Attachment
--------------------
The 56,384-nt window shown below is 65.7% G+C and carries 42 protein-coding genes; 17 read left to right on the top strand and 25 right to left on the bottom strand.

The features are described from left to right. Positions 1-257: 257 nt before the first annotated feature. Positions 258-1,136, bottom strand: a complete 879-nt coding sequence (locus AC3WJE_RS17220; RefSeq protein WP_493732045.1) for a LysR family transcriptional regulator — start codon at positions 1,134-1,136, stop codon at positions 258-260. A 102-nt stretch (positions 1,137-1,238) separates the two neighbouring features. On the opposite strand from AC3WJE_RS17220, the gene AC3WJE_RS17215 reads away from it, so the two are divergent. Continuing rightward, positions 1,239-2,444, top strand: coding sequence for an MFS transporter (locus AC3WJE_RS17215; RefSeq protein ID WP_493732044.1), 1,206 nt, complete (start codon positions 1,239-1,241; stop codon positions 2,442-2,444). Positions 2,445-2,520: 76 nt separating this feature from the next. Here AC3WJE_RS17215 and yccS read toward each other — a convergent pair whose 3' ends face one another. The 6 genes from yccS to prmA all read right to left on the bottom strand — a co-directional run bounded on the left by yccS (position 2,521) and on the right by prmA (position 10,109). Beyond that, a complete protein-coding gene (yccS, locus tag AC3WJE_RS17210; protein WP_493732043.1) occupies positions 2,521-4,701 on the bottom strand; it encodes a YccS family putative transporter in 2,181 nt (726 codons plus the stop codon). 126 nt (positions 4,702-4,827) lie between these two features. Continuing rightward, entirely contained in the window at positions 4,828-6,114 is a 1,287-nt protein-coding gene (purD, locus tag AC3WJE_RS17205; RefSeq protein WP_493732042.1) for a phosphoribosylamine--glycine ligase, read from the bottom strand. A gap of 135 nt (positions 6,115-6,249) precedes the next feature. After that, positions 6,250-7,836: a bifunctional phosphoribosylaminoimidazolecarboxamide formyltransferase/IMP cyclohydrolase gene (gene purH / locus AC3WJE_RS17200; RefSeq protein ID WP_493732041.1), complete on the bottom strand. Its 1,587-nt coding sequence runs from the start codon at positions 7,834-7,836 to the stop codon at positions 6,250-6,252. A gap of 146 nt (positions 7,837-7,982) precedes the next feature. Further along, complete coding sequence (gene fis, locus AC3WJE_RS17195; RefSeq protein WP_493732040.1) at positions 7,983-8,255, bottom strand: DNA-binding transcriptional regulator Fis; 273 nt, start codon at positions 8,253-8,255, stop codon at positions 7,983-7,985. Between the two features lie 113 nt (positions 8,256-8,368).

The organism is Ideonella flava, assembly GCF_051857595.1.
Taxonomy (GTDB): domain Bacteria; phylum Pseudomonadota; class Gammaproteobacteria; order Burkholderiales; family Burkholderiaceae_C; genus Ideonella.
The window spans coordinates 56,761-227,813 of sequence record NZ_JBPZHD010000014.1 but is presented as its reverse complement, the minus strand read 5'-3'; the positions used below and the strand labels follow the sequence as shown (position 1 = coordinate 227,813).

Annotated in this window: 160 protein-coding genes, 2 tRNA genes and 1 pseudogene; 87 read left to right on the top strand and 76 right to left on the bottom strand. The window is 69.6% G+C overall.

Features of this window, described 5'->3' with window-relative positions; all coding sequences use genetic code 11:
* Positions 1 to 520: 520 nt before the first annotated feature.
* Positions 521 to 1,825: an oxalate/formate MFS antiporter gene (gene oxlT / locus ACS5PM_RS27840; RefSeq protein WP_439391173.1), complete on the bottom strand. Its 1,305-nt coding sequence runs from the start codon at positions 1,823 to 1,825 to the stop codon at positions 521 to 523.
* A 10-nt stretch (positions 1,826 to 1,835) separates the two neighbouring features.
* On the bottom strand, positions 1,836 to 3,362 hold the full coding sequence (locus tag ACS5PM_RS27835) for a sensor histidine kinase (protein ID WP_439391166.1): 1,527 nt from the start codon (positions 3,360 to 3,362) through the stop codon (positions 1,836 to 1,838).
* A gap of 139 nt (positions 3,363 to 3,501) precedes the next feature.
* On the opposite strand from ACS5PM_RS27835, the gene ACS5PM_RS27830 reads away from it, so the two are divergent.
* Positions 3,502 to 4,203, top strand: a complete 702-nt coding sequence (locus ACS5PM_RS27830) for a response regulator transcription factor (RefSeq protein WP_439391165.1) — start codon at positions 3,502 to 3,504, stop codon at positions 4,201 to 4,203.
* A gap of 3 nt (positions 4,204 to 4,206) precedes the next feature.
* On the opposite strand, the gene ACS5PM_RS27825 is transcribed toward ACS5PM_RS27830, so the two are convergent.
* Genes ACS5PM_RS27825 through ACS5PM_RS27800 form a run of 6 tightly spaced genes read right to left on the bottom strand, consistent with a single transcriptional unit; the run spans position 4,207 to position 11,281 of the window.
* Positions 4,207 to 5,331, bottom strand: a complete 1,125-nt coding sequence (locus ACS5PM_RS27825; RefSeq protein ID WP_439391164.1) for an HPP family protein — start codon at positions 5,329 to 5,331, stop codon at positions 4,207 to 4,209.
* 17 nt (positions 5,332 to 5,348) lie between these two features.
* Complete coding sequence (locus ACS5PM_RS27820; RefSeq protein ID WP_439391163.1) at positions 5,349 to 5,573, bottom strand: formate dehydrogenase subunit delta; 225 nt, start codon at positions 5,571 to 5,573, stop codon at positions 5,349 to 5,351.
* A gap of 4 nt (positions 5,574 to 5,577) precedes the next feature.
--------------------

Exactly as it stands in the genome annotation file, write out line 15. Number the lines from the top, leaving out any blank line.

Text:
* A gap of 3 nt (positions 4,204 to 4,206) precedes the next feature.